First run at thenation.com
Tuesday morning on National Public Radio, Rush Limbaugh's biographer Zev Chafets equated the object of his affection to boxing's own Muhammad Ali. This is not a joke.
As Chafets said, "In the book I compare him to Muhammad Ali. Muhammad Ali was, in public, a very bombastic guy. And in private people say he was very soft-spoken and that his public persona was just a ramping up of his real personality, and that he did the public persona to gather a crowd. And I think that's very true of Limbaugh also."
The historical and ethical problems with Chafets's comparison abound. Yes, both Limbaugh and Ali belong in a Talkers Hall of Fame and both used a larger-than-life public persona to "gather a crowd." But Limbaugh used this skill to become richer than Croesus by exploiting fears based upon race, religion, gender, and sexuality. He's the great exemplar for all conservative media celebrity: revel in bigotry; become unbelievably wealthy; blame liberal media as your quotes are circulated; rinse, repeat.
Ali in contrast sacrificed. He sacrificed millions of dollars, national heroism, and in the end, his very motor functions, because he was a militant opponent of racism and the war in Vietnam. The only thing Ali and Limbaugh have in common is that they both did what they had to do to avoid military service in Nam. The slight difference of course, being that Ali risked five years in Leavenworth while Limbaugh claimed he couldn't wear the uniform because "pilonidal cysts" (anal abscesses from ingrown hairs") prevented him from service. To say that they have a lot in common because they are both "big personalities' is like saying I have a lot in common with Lebron James because we both play hoops.
Here are some other people with "outsized personalities" who Chafets could also have used to compare to Limbaugh; Hulk Hogan, Harvey Fierstein, Benito Mussolini... the choices are really endless. So why choose Ali? I fear that Chafets chose Ali for the same reason that Tom Horne, Superintendent of Arizona schools, said he was moved to abolish the Tucson ethnic studies program because "Martin Luther King gave his famous speech in which he said we should be judged by the quality of our character, rather than the color of our skin."
This is one of the right's favorite strategies: defend the indefensible by cloaking arguments with the martyrs of the black freedom struggle. This might be effective rhetorically, but it requires debasing history for political expediency. I wouldn't expect much more from Horne or the Texas School Board or any of the know-nothings who wear their ignorance like badges of honor in the culture wars. But I'd expect more from Chafets, who wrote a terrific expose of the Baseball Hall of Fame last year called "Cooperstown Confidential."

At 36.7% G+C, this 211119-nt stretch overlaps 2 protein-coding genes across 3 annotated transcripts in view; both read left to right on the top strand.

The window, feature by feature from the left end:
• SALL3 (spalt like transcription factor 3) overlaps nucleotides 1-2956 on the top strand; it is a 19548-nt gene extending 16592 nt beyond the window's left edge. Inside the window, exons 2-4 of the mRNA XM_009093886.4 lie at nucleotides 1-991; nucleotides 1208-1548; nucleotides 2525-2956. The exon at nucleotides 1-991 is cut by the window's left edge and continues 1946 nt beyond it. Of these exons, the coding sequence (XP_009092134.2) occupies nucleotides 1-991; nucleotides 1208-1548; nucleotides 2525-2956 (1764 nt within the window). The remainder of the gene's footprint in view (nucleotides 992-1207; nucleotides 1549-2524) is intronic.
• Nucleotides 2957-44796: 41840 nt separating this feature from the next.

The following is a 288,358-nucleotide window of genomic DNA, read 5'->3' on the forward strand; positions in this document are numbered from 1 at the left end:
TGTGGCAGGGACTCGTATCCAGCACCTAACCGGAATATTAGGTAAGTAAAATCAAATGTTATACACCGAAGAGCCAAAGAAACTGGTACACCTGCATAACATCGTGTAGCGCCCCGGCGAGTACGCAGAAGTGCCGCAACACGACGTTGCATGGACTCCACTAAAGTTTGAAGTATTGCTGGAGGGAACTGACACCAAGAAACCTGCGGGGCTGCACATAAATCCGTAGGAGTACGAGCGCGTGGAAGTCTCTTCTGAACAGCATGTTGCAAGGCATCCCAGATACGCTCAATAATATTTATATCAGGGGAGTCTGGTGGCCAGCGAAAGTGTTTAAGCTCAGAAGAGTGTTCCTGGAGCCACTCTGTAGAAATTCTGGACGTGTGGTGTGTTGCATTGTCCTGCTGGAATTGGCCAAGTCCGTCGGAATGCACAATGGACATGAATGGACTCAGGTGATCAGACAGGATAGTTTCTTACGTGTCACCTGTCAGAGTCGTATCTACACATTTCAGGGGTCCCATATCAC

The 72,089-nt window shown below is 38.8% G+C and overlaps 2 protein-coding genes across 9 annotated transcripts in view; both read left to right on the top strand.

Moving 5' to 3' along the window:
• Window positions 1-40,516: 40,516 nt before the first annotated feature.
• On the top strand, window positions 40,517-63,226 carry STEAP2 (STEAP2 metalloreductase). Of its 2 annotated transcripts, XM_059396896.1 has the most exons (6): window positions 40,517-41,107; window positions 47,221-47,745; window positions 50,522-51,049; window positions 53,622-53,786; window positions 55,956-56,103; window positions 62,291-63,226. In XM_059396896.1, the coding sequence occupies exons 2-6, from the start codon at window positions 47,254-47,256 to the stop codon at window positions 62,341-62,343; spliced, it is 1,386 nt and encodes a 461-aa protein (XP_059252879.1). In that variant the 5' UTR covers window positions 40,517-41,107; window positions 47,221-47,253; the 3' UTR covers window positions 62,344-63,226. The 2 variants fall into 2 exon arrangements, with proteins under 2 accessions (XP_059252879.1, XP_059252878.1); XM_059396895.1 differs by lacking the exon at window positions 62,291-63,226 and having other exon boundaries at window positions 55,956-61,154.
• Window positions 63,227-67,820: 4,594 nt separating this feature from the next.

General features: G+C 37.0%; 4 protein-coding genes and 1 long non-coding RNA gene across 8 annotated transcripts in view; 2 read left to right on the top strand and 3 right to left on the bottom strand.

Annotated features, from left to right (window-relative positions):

I emailed Chafets to ask him if he could understand why some might find comparing Limbaugh to Ali a tad off the beam, historically. He replied,
"Sure. But I wasn't comparing them as anti-war figures or good guys. And I want to remind you that Ali was, at that time, a Black Muslim who fervently believed (and often proclaimed) that white men are literally the devil. He changed his views later. But Limbaugh, the putative racist, has never gone anywhere near anything like that. He believes and says that all people should be judged on the content of their character, regardless of race. He and I got into it over my view that this is a misguided and overly simple--and possibly disingenuous--formula in today's racial environment. But I don't consider Rush is a racist. He is a racial conservative, (ie a liberal circa 1965) and a candid racial talker in the discussion Eric Holder has called for."
It's worth punching a few holes in this response. Liberals in 1965 were actually a far more principled breed than their 21st century counter-parts, let alone Limbaugh. They believed in the concept of a Great Society and that government had an obligation to take sides on questions of racial and economic justice.. It was liberals, circa 1965, who were getting beaten, arrested, and even killed in the struggle for civil rights. It was liberals who turned against Lyndon Johnson when, as Dr. King put it , "The Great Society was shot down on the battlefield in Vietnam." To say that Limbaugh, who has called President Obama, "the little black man-child" and reveled in playing "Barack the Magic Negro" on his show, is just "a candid racial talker" strains belief.
As for Ali's embrace of the Nation of Islam, this was driven by the very racism and violence that was poisoning the United States. The fact that Ali, as a privileged sports celebrity, took these stands, only speaks to what he was willing to risk. For all of Ali's faults - and there were many - this part of his character is precious and worth defending. He had mettle. He had guts. Limbaugh revels in the isolation of his studio where opposing views never risk entry. Even Ali's harshest critics cite his courage. And even Limbaugh's fondest admirers, like Chafets, would do well to acknowledge his cowardice. There is really no comparison. It's Ali in a first round knockout.
[Dave Zirin is the author of the forthcoming "Bad Sports: How Owners are Ruining the Games we Love" (Scribner) Receive his column every week by emailing email@example.com. Contact him at firstname.lastname@example.org.]